There was strong language in the report released yesterday by the state auditor on its investigation into HealthFirst, the nonprofit funded largely by federal grants that is charged with providing health care to those who would otherwise find it hard to obtain.
The report concludes that HealthFirst rigged the criteria toward a favored, pre-selected candidate when it hired a project manager to oversee construction of a new primary care clinic and that the person chosen, Lexington developer Ted Mims, has a serious conflict of interest.
HealthFirst officials, who have been prone to circle the wagons rather than address problems in public, must take these findings and recommendations to heart and change their ways.
To do otherwise is to risk losing the federal funding that's essential to providing health care for those who can't otherwise afford it.
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Specifically, Mims' involvement as project manager must end and HealthFirst must restart the search, using a transparent process that clearly sets out both the requirements for the job and the criteria that will be used to evaluate candidates.
The reasons are laid out clearly in the report.
On the selection process: "It appears the selection of a Project Manager was decided before the solicitation process to identify potential candidates for the contracted position was initiated," the report states.
As for Mims' conflict of interest, the report asserts that his 10 percent ownership interest in the property that HealthFirst plans to lease and build on is a huge problem.
That interest makes it "highly improbable that an individual could completely remove any personal consideration when making decisions as Project Manager," the report asserts.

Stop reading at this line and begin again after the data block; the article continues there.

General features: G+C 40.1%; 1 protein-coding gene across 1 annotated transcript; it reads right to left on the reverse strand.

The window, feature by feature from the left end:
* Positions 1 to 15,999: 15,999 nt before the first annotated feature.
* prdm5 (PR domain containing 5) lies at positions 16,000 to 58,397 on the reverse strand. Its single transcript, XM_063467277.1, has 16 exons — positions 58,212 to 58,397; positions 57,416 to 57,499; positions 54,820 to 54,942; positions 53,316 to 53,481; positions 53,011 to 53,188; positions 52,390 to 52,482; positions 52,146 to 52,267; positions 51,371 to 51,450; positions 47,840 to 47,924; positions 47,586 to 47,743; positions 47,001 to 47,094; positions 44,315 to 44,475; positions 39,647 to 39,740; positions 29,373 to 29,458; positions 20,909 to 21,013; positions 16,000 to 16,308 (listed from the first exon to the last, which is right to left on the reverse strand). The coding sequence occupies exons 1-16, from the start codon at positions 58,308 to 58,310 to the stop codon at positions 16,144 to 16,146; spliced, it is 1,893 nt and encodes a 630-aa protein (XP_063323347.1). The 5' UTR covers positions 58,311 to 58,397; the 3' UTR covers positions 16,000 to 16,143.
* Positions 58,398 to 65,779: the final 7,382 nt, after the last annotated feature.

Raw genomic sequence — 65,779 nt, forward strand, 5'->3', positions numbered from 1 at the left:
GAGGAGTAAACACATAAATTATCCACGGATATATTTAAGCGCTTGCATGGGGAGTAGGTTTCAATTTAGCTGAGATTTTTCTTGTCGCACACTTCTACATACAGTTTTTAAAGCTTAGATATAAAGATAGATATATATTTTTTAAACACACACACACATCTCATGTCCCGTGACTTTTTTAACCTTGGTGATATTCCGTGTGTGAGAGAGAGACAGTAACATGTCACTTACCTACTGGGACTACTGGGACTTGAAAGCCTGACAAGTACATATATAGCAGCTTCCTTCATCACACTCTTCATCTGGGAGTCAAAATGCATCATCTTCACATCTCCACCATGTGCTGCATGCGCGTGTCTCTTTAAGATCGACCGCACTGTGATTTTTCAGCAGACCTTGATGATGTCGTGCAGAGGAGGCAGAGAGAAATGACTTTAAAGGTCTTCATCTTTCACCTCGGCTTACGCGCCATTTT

But that's not all. "In addition, the Project Manager is also known to have business dealings with the majority owner of the Southland property in other projects. It is also improbable, if conflicts arise, that an individual could fully disregard his responsibility to his business associate and jeopardize future business opportunities and potential earnings with that person."
The report also raised serious questions about HealthFirst's financial management and projections.
Like many health care providers in Kentucky, HealthFirst has been hit hard by delayed Medicaid reimbursements. However, the agency has also estimated that revenue from patients would far exceed the actual collections, adding to the financial troubles.
This isn't just a "gotcha" report. Indeed, as Auditor Adam Edelen said Thursday in releasing the report, the members of the HealthFirst board are trying to do a good job and provide an essential public service.
The importance of the service — expanding access to health care in our community — and the fact that it involves millions in public dollars demand a commitment to transparency, accountability and clear-eyed professionalism.